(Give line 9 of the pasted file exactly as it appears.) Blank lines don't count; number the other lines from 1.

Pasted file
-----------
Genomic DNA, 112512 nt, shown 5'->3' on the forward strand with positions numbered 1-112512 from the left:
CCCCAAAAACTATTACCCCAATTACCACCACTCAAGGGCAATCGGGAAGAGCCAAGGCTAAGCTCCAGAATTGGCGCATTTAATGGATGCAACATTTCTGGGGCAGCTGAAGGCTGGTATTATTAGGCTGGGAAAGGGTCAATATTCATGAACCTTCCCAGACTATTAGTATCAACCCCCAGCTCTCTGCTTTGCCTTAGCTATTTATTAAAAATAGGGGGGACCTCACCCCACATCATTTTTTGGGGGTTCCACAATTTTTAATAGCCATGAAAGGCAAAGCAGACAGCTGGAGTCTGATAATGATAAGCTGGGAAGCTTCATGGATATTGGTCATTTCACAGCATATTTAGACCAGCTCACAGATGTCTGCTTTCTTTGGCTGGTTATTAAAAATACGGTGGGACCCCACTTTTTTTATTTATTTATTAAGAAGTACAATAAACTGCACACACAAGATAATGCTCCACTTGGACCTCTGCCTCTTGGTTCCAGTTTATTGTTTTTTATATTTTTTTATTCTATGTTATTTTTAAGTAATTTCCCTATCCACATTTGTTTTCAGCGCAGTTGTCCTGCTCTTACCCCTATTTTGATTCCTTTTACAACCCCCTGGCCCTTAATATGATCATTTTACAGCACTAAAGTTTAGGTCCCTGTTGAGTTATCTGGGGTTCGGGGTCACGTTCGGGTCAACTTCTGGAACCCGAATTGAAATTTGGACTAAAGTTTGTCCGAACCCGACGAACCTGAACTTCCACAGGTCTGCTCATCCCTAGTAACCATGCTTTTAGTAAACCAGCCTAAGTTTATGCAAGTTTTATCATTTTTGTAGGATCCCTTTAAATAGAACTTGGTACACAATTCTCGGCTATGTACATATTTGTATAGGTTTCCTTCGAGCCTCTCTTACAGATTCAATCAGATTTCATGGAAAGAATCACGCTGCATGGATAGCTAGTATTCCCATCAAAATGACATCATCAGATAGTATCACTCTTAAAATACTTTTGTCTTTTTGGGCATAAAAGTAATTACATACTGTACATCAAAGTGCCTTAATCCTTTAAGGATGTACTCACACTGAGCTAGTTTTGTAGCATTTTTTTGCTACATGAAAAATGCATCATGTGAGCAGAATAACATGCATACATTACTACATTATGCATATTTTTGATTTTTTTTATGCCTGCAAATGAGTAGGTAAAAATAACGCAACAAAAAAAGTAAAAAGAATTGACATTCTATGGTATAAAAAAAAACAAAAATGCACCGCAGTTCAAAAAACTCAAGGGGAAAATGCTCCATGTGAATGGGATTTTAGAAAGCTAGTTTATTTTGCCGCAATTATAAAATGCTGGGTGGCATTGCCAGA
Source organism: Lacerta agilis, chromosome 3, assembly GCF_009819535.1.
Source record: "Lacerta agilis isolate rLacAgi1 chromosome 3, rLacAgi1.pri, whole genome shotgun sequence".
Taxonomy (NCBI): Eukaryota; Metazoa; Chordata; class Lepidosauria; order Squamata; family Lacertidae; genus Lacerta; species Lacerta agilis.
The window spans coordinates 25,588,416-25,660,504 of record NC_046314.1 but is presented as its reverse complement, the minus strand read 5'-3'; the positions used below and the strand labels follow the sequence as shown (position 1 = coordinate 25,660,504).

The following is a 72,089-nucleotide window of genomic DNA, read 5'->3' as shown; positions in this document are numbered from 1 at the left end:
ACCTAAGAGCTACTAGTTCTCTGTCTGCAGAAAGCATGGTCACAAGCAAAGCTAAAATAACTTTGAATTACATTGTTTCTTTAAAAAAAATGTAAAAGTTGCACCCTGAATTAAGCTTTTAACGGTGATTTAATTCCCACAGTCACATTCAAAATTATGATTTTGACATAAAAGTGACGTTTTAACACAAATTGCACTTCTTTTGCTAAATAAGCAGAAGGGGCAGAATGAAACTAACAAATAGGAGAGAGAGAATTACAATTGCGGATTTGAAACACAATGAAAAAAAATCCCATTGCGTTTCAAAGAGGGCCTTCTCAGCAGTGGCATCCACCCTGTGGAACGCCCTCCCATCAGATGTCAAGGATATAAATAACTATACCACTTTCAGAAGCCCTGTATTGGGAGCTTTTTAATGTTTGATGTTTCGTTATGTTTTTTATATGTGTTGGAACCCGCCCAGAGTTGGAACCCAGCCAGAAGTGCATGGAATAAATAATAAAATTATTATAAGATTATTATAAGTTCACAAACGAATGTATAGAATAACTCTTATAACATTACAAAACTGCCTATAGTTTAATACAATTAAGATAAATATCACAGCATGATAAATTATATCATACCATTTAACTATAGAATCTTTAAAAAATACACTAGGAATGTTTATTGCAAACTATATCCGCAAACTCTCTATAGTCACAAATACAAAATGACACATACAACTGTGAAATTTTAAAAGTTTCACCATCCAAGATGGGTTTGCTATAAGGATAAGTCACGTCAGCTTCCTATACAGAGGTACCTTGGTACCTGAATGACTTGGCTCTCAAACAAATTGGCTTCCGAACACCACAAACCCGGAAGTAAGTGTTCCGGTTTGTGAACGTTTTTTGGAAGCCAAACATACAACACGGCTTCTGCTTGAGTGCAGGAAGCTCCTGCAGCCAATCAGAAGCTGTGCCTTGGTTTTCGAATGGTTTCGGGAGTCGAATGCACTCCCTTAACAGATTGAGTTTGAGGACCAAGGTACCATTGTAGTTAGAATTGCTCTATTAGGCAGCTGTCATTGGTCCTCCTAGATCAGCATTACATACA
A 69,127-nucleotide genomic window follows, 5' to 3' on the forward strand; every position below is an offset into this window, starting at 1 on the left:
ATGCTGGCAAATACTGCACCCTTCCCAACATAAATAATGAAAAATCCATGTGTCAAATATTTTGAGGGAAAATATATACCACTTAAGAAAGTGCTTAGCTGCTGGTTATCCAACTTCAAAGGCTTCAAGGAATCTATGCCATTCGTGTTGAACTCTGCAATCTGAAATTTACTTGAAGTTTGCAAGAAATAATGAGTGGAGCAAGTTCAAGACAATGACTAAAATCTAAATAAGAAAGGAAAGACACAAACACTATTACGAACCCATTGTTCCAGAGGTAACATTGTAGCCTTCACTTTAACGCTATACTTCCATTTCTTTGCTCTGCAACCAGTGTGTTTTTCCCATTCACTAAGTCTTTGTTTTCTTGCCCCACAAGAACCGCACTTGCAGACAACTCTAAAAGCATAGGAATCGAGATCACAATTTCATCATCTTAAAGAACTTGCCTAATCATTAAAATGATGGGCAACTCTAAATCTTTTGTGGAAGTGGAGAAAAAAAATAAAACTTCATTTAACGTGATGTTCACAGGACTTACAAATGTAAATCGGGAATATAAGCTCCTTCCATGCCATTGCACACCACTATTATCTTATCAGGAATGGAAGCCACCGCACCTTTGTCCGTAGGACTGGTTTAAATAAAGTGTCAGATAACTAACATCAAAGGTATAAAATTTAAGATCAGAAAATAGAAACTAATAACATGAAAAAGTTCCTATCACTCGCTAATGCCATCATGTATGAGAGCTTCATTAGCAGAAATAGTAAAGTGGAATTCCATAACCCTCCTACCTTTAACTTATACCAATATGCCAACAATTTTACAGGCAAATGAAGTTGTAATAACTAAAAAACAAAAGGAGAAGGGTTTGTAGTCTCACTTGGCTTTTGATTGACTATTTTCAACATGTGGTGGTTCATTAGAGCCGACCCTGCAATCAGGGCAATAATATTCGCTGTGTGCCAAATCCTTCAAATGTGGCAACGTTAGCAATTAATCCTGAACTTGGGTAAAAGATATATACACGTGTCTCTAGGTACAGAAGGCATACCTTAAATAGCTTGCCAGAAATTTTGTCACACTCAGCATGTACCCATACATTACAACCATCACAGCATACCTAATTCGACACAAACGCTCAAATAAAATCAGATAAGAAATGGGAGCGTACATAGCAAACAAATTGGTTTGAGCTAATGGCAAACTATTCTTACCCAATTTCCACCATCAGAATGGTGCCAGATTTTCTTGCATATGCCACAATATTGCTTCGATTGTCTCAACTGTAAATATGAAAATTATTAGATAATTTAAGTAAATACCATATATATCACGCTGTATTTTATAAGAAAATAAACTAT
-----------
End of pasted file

A 69,127-nucleotide genomic window follows, 5' to 3' on the forward strand; every position below is an offset into this window, starting at 1 on the left: